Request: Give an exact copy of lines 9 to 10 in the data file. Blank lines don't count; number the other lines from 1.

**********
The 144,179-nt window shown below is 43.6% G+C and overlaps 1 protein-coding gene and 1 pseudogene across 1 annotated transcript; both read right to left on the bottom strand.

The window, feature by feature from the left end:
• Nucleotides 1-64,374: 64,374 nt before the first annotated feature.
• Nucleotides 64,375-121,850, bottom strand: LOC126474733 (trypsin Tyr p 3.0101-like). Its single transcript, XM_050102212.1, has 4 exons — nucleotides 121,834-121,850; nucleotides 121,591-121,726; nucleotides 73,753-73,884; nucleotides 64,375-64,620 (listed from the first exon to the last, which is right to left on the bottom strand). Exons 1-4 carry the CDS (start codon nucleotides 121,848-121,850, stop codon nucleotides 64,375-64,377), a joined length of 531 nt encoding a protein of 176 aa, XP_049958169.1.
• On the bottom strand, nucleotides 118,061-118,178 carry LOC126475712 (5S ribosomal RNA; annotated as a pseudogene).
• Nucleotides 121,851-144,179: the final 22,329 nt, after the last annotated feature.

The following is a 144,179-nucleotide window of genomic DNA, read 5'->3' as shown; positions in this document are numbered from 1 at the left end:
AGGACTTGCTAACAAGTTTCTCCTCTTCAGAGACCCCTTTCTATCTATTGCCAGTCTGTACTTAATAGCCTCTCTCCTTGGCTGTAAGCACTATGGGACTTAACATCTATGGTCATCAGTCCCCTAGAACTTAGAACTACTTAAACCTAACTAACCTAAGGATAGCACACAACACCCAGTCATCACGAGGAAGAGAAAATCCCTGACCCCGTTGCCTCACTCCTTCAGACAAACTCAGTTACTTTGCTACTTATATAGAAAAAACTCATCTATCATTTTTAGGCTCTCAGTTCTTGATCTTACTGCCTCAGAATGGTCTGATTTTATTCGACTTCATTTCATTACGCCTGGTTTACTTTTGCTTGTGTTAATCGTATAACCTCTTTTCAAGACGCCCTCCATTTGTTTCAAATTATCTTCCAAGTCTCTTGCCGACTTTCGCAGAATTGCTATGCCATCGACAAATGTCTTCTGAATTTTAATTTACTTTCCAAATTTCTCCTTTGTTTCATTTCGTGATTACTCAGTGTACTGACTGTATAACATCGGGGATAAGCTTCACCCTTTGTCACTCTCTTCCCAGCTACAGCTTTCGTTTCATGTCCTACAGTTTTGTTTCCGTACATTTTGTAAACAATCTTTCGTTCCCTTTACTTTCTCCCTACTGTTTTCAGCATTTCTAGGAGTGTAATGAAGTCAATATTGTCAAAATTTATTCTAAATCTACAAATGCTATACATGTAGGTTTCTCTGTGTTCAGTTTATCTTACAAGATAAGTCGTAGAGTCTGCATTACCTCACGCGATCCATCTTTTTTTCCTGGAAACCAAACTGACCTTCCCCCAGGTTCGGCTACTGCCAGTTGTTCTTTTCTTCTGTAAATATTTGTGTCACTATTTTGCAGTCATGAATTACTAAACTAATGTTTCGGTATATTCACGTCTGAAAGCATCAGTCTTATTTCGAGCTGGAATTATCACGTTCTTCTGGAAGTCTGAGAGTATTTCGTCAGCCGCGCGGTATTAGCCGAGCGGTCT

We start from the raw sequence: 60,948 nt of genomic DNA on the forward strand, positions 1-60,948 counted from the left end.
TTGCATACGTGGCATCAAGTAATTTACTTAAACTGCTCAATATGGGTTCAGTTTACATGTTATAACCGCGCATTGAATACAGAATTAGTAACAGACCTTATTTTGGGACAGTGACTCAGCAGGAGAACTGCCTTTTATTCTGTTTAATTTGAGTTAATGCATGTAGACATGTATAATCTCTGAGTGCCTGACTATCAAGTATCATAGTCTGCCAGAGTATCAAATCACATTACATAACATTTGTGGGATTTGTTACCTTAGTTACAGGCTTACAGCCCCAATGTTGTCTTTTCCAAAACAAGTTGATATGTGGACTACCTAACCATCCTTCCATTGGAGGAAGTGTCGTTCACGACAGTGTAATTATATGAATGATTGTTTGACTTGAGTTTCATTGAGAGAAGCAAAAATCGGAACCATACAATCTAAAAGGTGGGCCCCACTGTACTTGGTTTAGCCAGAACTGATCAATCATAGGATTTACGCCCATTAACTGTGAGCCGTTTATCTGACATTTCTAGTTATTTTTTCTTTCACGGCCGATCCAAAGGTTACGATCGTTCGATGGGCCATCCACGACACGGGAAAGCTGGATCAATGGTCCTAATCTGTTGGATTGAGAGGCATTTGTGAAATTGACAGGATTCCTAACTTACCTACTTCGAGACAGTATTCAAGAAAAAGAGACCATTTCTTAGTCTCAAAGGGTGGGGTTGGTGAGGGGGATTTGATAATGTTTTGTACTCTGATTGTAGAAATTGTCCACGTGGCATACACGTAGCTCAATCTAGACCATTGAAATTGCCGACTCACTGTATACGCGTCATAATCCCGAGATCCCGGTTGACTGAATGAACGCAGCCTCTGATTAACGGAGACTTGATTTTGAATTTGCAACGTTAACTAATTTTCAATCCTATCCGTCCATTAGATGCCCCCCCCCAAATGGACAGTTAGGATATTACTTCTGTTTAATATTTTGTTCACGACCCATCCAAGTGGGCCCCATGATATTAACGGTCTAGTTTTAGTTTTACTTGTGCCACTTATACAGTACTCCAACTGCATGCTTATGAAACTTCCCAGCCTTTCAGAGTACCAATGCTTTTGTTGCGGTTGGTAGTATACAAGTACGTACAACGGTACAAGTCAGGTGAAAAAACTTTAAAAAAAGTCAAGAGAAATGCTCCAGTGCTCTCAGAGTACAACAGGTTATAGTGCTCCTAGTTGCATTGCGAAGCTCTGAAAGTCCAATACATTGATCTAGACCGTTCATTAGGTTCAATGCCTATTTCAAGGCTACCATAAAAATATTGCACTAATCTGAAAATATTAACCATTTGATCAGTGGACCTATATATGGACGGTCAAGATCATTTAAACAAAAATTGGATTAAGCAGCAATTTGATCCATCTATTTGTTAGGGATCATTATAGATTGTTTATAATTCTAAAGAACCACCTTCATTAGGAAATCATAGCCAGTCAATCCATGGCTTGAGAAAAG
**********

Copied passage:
We start from the raw sequence: 60,948 nt of genomic DNA on the forward strand, positions 1-60,948 counted from the left end.
TTGCATACGTGGCATCAAGTAATTTACTTAAACTGCTCAATATGGGTTCAGTTTACATGTTATAACCGCGCATTGAATACAGAATTAGTAACAGACCTTATTTTGGGACAGTGACTCAGCAGGAGAACTGCCTTTTATTCTGTTTAATTTGAGTTAATGCATGTAGACATGTATAATCTCTGAGTGCCTGACTATCAAGTATCATAGTCTGCCAGAGTATCAAATCACATTACATAACATTTGTGGGATTTGTTACCTTAGTTACAGGCTTACAGCCCCAATGTTGTCTTTTCCAAAACAAGTTGATATGTGGACTACCTAACCATCCTTCCATTGGAGGAAGTGTCGTTCACGACAGTGTAATTATATGAATGATTGTTTGACTTGAGTTTCATTGAGAGAAGCAAAAATCGGAACCATACAATCTAAAAGGTGGGCCCCACTGTACTTGGTTTAGCCAGAACTGATCAATCATAGGATTTACGCCCATTAACTGTGAGCCGTTTATCTGACATTTCTAGTTATTTTTTCTTTCACGGCCGATCCAAAGGTTACGATCGTTCGATGGGCCATCCACGACACGGGAAAGCTGGATCAATGGTCCTAATCTGTTGGATTGAGAGGCATTTGTGAAATTGACAGGATTCCTAACTTACCTACTTCGAGACAGTATTCAAGAAAAAGAGACCATTTCTTAGTCTCAAAGGGTGGGGTTGGTGAGGGGGATTTGATAATGTTTTGTACTCTGATTGTAGAAATTGTCCACGTGGCATACACGTAGCTCAATCTAGACCATTGAAATTGCCGACTCACTGTATACGCGTCATAATCCCGAGATCCCGGTTGACTGAATGAACGCAGCCTCTGATTAACGGAGACTTGATTTTGAATTTGCAACGTTAACTAATTTTCAATCCTATCCGTCCATTAGATGCCCCCCCCCAAATGGACAGTTAGGATATTACTTCTGTTTAATATTTTGTTCACGACCCATCCAAGTGGGCCCCATGATATTAACGGTCTAGTTTTAGTTTTACTTGTGCCACTTATACAGTACTCCAACTGCATGCTTATGAAACTTCCCAGCCTTTCAGAGTACCAATGCTTTTGTTGCGGTTGGTAGTATACAAGTACGTACAACGGTACAAGTCAGGTGAAAAAACTTTAAAAAAAGTCAAGAGAAATGCTCCAGTGCTCTCAGAGTACAACAGGTTATAGTGCTCCTAGTTGCATTGCGAAGCTCTGAAAGTCCAATACATTGATCTAGACCGTTCATTAGGTTCAATGCCTATTTCAAGGCTACCATAAAAATATTGCACTAATCTGAAAATATTAACCATTTGATCAGTGGACCTATATATGGACGGTCAAGATCATTTAAACAAAAATTGGATTAAGCAGCAATTTGATCCATCTATTTGTTAGGGATCATTATAGATTGTTTATAATTCTAAAGAACCACCTTCATTAGGAAATCATAGCCAGTCAATCCATGGCTTGAGAAAAG